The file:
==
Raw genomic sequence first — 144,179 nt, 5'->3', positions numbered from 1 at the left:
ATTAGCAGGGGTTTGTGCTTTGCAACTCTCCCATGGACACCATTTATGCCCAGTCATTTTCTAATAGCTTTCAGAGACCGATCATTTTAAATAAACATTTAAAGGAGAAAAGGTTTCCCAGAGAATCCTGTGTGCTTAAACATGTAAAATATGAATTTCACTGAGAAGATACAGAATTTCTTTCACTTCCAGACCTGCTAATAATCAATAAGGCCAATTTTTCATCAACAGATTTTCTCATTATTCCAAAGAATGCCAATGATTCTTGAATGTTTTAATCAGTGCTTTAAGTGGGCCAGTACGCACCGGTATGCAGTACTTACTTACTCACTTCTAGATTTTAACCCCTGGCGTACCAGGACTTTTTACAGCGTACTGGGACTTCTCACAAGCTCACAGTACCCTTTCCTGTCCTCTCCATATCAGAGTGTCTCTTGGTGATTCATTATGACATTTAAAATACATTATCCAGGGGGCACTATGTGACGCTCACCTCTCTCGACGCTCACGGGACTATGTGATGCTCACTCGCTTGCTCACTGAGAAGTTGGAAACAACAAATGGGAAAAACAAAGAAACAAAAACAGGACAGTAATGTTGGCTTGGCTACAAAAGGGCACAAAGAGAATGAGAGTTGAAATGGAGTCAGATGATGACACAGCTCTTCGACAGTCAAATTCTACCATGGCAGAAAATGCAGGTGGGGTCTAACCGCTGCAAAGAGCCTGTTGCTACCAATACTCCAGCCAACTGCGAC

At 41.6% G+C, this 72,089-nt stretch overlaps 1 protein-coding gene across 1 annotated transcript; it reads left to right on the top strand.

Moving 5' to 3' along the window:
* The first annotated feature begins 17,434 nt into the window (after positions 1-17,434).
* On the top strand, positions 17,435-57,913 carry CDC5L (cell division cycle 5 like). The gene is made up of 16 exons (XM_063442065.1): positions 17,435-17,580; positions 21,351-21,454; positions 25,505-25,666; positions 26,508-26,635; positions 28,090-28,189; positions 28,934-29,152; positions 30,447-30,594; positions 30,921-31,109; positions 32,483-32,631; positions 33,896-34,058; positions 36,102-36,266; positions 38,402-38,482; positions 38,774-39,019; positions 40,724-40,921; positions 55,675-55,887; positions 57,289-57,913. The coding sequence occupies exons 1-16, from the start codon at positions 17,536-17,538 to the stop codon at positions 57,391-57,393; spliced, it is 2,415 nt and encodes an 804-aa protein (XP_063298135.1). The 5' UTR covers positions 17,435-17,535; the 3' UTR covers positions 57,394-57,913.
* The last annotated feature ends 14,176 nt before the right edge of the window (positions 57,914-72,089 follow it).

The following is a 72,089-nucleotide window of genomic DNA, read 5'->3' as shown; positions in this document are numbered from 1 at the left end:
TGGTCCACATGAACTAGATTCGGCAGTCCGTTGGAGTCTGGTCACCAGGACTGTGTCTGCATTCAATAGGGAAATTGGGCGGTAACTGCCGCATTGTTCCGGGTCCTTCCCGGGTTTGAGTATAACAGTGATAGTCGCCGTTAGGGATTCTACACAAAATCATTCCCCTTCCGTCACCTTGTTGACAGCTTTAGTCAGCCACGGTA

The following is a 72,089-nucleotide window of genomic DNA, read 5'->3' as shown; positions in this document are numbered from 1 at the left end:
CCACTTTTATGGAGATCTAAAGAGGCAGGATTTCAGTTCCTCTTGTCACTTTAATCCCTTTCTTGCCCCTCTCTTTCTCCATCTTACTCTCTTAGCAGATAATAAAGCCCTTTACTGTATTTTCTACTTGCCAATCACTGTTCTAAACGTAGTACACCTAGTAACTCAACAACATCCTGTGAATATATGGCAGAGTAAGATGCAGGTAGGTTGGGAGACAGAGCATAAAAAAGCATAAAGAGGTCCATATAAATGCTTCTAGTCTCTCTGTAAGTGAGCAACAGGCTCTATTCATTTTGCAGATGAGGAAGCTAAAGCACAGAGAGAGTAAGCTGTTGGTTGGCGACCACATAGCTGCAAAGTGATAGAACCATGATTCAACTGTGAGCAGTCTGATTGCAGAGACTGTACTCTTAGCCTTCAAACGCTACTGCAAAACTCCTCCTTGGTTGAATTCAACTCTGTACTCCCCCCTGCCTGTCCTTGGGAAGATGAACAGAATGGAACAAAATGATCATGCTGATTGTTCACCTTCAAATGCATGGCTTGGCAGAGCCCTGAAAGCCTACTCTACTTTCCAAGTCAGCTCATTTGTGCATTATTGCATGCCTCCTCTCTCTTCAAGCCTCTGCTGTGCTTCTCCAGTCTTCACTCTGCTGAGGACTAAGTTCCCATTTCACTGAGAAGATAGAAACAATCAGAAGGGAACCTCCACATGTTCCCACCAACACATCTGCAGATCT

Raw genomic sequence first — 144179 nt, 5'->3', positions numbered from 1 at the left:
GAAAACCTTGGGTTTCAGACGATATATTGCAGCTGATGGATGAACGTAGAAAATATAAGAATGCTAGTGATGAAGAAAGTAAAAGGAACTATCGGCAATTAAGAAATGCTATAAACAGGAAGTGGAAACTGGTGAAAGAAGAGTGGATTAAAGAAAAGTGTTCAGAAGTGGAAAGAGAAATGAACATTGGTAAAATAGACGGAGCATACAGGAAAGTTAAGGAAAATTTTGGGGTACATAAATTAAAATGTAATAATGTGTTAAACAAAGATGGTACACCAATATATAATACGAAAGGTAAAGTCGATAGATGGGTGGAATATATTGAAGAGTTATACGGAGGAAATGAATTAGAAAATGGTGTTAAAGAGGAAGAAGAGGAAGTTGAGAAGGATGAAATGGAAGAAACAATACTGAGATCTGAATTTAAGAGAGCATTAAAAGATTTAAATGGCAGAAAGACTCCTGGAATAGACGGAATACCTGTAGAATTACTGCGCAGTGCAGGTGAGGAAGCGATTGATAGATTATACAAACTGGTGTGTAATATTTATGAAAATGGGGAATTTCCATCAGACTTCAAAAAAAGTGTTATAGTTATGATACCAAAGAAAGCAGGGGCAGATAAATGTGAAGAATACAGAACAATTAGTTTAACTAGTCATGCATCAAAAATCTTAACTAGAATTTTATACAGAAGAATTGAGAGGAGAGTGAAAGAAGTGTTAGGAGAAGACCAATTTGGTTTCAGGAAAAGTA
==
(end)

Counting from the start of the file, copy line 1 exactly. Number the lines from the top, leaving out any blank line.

Raw genomic sequence first — 144,179 nt, 5'->3', positions numbered from 1 at the left: